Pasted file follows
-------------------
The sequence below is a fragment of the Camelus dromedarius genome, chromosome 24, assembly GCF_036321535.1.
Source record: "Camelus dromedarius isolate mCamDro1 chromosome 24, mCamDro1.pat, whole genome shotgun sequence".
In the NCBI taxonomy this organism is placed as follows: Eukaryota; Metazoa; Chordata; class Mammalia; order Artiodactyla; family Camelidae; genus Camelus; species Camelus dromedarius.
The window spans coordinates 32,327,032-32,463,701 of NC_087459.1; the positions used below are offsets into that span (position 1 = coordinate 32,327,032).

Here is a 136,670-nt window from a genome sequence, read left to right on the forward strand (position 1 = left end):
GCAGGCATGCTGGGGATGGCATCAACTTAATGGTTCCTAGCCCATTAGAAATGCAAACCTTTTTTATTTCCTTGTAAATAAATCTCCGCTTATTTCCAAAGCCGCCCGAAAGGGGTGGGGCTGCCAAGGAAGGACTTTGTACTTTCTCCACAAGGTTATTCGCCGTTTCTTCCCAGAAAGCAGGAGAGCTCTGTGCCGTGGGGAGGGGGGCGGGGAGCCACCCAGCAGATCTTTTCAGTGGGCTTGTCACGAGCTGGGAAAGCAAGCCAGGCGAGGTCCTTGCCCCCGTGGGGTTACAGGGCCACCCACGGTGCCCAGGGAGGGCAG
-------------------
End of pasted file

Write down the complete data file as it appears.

The sequence below is a fragment of the Camelus dromedarius genome, chromosome 24, assembly GCF_036321535.1.
Source record: "Camelus dromedarius isolate mCamDro1 chromosome 24, mCamDro1.pat, whole genome shotgun sequence".
In the NCBI taxonomy this organism is placed as follows: Eukaryota; Metazoa; Chordata; class Mammalia; order Artiodactyla; family Camelidae; genus Camelus; species Camelus dromedarius.
The window spans coordinates 32,327,032-32,463,701 of NC_087459.1; the positions used below are offsets into that span (position 1 = coordinate 32,327,032).

Here is a 136,670-nt window from a genome sequence, read left to right on the forward strand (position 1 = left end):
GCAGGCATGCTGGGGATGGCATCAACTTAATGGTTCCTAGCCCATTAGAAATGCAAACCTTTTTTATTTCCTTGTAAATAAATCTCCGCTTATTTCCAAAGCCGCCCGAAAGGGGTGGGGCTGCCAAGGAAGGACTTTGTACTTTCTCCACAAGGTTATTCGCCGTTTCTTCCCAGAAAGCAGGAGAGCTCTGTGCCGTGGGGAGGGGGGCGGGGAGCCACCCAGCAGATCTTTTCAGTGGGCTTGTCACGAGCTGGGAAAGCAAGCCAGGCGAGGTCCTTGCCCCCGTGGGGTTACAGGGCCACCCACGGTGCCCAGGGAGGGCAG